Friday, May 11, 2012

Seventy-Two Fables

After James and John ask Jesus if they should ask God to rain fire from the sky on people who did not welcome them, the Gospel of Luke briefly shares some material with the Gospel of Matthew. In that section, Jesus makes it clear that attaining the Kingdom of God takes precedence over all earthly affairs, even paying your last respects to the dead. From there, Luke again ventures into the lonely territory of unique material... well, sort of unique, and sort of a rehash of an earlier episode.

Seventy-Two Fables
Before Jesus was resurrected, He sent some disciples out from Him a few times: Jesus sent the Twelve Disciples/Apostles out on the First Mission. Jesus sent two random disciples out to get a colt for Him to ride into Jerusalem (Matthew 21:1-7 {where they also get a donkey, and Jesus rides both simultaneously!}, Mark 11:1-7, Luke 19:29-35 {NOTE: in John 12:14-15, Jesus found His own colt}). Finally, Jesus sent the disciples (Matthew 26:17-19), or two random disciples (Mark 14:12-16), or Peter and John specifically (Luke 24:7-13), to make preparations for what is known as the Last Supper.

Aside from those instances, Luke uniquely records two other times when Jesus sent out people on a given task, and both of those times were supposedly to make advanced preparations for Jesus to pass through various towns in His planned route to Jerusalem. The first one we examined earlier; when James and John wanted to burn a Samaritan town with fire from Heaven when the residents did not welcome Jesus' messengers. The second is when Jesus sent out seventy-two "others" (Luke 10:1-20).

The strange thing is that Luke's story here is not really much of a unique account. The beginning and ending are unique, but the rest appears to be built from much of the same material that Matthew used for the First Mission. Luke's account of the First Mission is very short compared to Matthew's (Matthew 10+ versus Luke 9:1-6), but Matthew's extra material is not completely lost in Luke. Luke rearranged it, which suggests that at least one of the two authors is wrong, and possibly that Matthew's Gospel was not a direct resource used in making Luke's Gospel. Let us take a closer look. Luke 10:1 begins with:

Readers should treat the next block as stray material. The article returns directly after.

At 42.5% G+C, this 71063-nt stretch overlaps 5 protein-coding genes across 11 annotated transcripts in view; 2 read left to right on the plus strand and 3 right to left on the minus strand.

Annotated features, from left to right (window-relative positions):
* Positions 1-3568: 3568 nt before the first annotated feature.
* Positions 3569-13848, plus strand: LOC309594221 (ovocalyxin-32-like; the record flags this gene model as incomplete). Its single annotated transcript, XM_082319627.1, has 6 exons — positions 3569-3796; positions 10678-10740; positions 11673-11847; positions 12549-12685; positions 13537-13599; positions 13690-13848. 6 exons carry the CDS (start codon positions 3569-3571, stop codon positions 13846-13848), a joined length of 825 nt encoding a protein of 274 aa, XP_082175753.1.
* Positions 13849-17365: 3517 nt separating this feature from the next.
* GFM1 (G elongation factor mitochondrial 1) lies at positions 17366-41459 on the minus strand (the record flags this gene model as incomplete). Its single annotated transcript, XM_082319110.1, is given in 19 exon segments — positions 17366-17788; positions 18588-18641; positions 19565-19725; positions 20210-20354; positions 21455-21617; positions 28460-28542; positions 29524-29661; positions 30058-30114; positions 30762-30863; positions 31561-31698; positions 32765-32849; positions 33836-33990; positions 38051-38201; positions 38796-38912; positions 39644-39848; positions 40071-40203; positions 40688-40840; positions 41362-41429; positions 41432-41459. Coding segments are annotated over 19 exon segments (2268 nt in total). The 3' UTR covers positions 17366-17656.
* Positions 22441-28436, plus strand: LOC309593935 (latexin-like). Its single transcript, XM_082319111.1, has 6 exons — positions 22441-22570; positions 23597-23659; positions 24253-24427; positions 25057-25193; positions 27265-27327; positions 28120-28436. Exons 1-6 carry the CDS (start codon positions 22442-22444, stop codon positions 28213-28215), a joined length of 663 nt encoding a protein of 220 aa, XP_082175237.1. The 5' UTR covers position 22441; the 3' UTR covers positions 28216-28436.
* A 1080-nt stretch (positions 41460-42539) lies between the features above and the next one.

After this the Lord appointed seventy-two others and sent them two by two ahead of Him to every town and place where He was about to go. NIV
Notice Jesus is referred to as "the Lord" here, suggesting divinity. Also note that these seventy-two people were "others," implicitly meaning disciples other than the Twelve Disciples/Apostles.

Here is where the commonality begins. Jesus gives them instructions for their journey, just like the Twelve Disciple's First Mission (FM). In the following table, you can see the duplicate pattern unfold:

Verse Paraphrased Content Luke's Seventy-Two Matthew's FM
Big harvest, few workers Luke 10:2 Matthew 9:37-38
(Verses just before the FM)
Lambs among wolves Luke 10:3 Matthew 10:16
Do not take supplies with you Luke 10:4
(also FM Luke 9:3)
Matthew 10:9-10
Stay in a welcoming houseLuke 10:5-9
(also FM Luke 9:4)
Matthew 10:11-13
Condemn unwelcoming houses/towns Luke 10:10-12
(also FM Luke 9:5)
Matthew 10:14-15
Jesus condemns Korazin and Capernaum Luke 10:13-15 Matthew 11:21-23
(after the FM, possibly before the Disciples returned)
Vicarious accepting or rejection Luke 10:16 Matthew 10:40

From there, Luke becomes truly unique for a moment. Luke 10:17 has the seventy-two return, marveling at how they could control demons. In Luke 10:18-20, Jesus replies:
[Jesus] replied, "I saw Satan fall like lightning from Heaven. I have given you authority to trample on snakes and scorpions and to overcome all the power of the enemy; nothing will harm you. However, do not rejoice that the spirits submit to you, but rejoice that your names are written in Heaven." NIV
So Jesus saw Satan fall from Heaven... What? Clearly, if Heaven was some alternate dimension where God dwelt outside of space and time, there would be no falling from it. This comment only makes sense in perspective of the antiquated belief that the realm of Heaven was directly above the Earth, and Satan was kicked out of it.